Published: April 02, 2012
In his latest column for the New York Times Magazine, Adam Davidson cites Gal Luft, an oil expert who dismisses political proposals from the left and the right to lower the price of gas. We asked him to elaborate in the following post.
When in December 2008, 60 Minutes correspondent Lesley Stahl asked Saudi Oil Minister Ali al-Naimi how much it cost Saudi Arabia to produce one barrel of oil, he didn’t blink: “Probably less than $2 to produce a barrel.”
If it costs only $2 to produce a barrel of oil, then why do we pay over $105 a barrel?
Wall Street, Big Oil, President Obama, the Fed, environmentalists, the EPA have all been accused of pinching hardworking Americans at the pump.
But there is a much more important player that gets much less attention: OPEC.
Members of the oil cartel sit on top of nearly 80 percent of the world’s conventional crude reserves. Yet they account for only a third of global oil production.
We need oil now more than ever. In the past three decades, global oil demand grew 45 percent.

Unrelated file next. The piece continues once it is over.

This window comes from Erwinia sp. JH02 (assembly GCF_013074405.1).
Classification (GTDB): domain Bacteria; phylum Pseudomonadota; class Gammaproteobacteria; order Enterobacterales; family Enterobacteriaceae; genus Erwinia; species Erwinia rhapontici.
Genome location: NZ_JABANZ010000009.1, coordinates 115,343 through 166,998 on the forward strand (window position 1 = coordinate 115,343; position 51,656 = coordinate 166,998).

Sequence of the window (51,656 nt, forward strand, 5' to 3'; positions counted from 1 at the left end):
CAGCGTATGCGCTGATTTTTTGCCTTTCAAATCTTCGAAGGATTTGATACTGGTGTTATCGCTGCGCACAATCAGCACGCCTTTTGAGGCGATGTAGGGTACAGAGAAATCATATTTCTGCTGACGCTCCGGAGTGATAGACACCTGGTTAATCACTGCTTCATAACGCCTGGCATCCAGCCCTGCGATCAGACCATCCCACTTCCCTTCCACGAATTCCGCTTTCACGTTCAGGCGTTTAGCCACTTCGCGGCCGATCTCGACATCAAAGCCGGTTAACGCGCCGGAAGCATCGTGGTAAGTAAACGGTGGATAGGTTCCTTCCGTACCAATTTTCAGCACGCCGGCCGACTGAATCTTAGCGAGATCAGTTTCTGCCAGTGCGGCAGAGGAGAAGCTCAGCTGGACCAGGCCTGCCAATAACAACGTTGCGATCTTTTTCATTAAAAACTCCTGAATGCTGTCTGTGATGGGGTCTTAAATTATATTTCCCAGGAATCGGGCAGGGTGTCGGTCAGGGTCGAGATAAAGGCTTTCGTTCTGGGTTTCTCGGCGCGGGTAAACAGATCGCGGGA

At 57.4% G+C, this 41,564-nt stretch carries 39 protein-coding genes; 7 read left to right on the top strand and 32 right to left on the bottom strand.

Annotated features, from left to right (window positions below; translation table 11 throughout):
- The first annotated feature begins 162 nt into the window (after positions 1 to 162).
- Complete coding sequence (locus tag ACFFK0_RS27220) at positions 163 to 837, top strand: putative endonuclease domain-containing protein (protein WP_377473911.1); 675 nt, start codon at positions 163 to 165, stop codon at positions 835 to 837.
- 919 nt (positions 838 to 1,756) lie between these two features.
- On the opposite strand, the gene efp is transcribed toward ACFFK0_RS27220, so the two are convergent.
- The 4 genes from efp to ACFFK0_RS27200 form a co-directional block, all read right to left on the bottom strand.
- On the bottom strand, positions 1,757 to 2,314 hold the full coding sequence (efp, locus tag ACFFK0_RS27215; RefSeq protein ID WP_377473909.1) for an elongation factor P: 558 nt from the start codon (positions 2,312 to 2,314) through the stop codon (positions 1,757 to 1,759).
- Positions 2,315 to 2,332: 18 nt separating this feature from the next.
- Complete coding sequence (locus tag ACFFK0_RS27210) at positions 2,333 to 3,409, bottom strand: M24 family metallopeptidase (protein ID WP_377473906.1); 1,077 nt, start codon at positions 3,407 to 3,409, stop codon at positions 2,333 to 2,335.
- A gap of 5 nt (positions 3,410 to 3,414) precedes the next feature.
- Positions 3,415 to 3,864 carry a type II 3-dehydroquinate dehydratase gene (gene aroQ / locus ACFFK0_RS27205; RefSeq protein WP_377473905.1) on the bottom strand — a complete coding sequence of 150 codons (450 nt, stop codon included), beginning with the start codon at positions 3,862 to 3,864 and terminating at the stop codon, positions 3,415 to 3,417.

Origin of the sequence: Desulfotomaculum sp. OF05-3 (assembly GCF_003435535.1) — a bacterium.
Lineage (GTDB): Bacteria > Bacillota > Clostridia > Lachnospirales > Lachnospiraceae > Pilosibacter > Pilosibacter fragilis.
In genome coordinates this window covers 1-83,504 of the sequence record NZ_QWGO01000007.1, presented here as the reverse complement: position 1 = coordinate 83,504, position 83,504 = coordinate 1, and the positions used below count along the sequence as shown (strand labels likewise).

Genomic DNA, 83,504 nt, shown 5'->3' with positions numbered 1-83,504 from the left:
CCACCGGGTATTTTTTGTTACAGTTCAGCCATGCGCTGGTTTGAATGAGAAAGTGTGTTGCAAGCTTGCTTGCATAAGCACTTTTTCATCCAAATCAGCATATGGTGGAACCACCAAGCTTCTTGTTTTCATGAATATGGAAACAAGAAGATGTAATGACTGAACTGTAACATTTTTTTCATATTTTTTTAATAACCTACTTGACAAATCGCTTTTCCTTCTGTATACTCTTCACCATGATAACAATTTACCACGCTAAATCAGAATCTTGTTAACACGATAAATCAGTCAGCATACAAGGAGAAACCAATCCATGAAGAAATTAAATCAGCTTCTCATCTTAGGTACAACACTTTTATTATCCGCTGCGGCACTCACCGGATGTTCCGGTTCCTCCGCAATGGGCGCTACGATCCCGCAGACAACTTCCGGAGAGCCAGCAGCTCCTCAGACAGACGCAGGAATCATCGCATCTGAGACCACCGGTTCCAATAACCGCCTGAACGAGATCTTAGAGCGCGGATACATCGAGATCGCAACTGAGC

During that same time, OPEC’s production increased by merely 19 percent, despite the fact that two new countries (Angola and Ecuador) joined the cartel during that time.
Clearly, OPEC could produce more oil if it wanted to. But it won’t.
The reason is that OPEC countries produce almost nothing but oil. Their population is growing by leaps and bounds, and because Saudis pay no income tax, the House of Saud will need more and more money to keep its citizens happy, and avoid the fate of toppled leaders in Libya, Egypt and elsewhere.
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So what happens if we produce more oil? OPEC, simply cuts back to keep prices rising and maintaining their profits. What does a Cartel mean? Consider this definition: a collusive international association of independent enterprises formed to monopolize production and distribution of a product or service, control prices, etc.